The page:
Mice Mark Their Territory with Song
Like warring street-corner troubadours, certain mice sing to claim their territory. They may not get any tips in their guitar cases, but by knowing where it's safe to sing, they keep the whole neighborhood harmonious.
Two related species of singing mice share the mountains of Costa Rica and Panama. One, Scotinomys teguina or Alston's singing mouse, lives at lower altitudes and is widespread in the forests of Central America. The other species, Scotinomys xerampelinus or the Chiriquí singing mouse, resides on the tops of the mountains. Males of both mice make chirping calls, unique to their species, that attract mates and advertise to competitors.
But the two tuneful rodents don't exactly meet up for karaoke duets. Bret Pasch, a biologist at the University of Texas at Austin, investigated three mountains where a clear boundary line divides the territory of Alston's mice below from Chiriquí mice above. Why, he asked, is this division so sharp?
Using traps baited with peanut butter and oats, Pasch and his colleagues first documented where the boundary between mouse species was. Then they set up face-offs between males of the two species. Placing pairs of trapped mice in enclosures together, they saw that S. xerampelinus, the higher-altitude mouse, was more aggressive and tended to attack the lower-altitude species. (The lower-altitude mouse is probably wise to retreat, since it's a smaller animal.)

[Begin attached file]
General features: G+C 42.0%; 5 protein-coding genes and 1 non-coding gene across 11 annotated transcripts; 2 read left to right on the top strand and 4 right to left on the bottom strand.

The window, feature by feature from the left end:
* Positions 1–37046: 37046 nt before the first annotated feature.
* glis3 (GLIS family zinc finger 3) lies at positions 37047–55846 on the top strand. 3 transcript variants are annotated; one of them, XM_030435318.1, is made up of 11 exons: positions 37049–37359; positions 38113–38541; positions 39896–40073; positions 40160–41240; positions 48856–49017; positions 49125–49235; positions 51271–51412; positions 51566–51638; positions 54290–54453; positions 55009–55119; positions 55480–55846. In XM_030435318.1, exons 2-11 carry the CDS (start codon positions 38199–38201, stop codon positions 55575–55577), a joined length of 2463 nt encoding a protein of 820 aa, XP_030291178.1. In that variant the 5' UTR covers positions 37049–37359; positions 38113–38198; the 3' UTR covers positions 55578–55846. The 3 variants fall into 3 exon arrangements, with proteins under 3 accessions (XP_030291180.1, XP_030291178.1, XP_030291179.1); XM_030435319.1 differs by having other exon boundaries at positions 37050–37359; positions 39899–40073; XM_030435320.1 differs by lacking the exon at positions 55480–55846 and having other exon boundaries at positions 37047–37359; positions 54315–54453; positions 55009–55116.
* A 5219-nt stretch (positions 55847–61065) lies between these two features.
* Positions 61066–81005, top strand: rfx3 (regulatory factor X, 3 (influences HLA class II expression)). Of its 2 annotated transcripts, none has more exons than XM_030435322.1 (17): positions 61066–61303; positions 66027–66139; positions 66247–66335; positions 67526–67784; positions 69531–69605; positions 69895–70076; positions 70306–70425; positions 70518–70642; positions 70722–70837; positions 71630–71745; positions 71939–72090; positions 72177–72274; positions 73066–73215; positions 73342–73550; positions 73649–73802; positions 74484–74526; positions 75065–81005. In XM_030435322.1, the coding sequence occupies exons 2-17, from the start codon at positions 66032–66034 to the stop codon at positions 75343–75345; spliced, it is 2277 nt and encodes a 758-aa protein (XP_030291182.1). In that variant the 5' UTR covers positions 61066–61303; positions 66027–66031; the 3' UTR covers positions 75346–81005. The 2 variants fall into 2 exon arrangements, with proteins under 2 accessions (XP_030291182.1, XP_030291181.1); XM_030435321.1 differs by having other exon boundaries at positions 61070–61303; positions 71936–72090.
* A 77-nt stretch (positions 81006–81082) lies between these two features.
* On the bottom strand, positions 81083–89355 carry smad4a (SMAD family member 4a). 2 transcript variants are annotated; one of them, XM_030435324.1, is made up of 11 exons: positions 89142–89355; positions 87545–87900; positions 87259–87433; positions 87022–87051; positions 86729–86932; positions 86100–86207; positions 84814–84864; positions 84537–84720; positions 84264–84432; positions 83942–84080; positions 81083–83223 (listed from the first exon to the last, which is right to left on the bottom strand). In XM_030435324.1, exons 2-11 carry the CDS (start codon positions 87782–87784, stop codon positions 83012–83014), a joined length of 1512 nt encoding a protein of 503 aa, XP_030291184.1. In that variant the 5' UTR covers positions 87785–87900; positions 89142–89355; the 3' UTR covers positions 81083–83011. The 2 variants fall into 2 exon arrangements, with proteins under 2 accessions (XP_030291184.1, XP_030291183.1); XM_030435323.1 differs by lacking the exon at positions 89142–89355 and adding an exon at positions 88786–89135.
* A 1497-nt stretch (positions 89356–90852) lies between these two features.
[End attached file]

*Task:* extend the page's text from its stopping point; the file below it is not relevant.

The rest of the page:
Returning to spots on the mountainside where they knew each species lived, the researchers broadcast recordings of both kinds of mice singing, and listened for responses. Chiriquí singing mice, the more aggressive species, responded to calls of either kind. But Alston's singing mice were more likely to hush up when they heard a song from their rivals. When a male Alston's singing mouse was by itself in an enclosure, the sound of the other mouse's song—played from a speaker—was enough to make it retreat to a far wall and stay there.
Pasch concluded that the higher-altitude mice aren't intimidated by their neighbors, but are restricted to the mountaintops by temperature. The lower-altitude mice, wary of encounters with their larger and more aggressive upstairs neighbors, stay away whenever they hear that mouse's song. When Pasch removed all the Chiriquí mice from certain boundary-zone areas (by trapping them and then carrying them across a river), he saw that Alston's mice quickly moved into the vacant territory.
Alston's singing mice use their relatives' song as a hint to stay away, and Pasch says this sort of interaction could be widespread. "Closely related species often share similar ecological requirements—eating similar foods and living in similar places—as well as similar means of communication," he says. Because of this, communication between species "is probably common." Just don't expect them to appear together in concert.
Image: Alston's singing mouse, by Bret Pasch.
Bret Pasch, Benjamin M. Bolker, & Steven M. Phelps (2013). Interspecific Dominance Via Vocal Interactions Mediates Altitudinal Zonation in Neotropical Singing Mice. The American Naturalist DOI: 10.1086/673263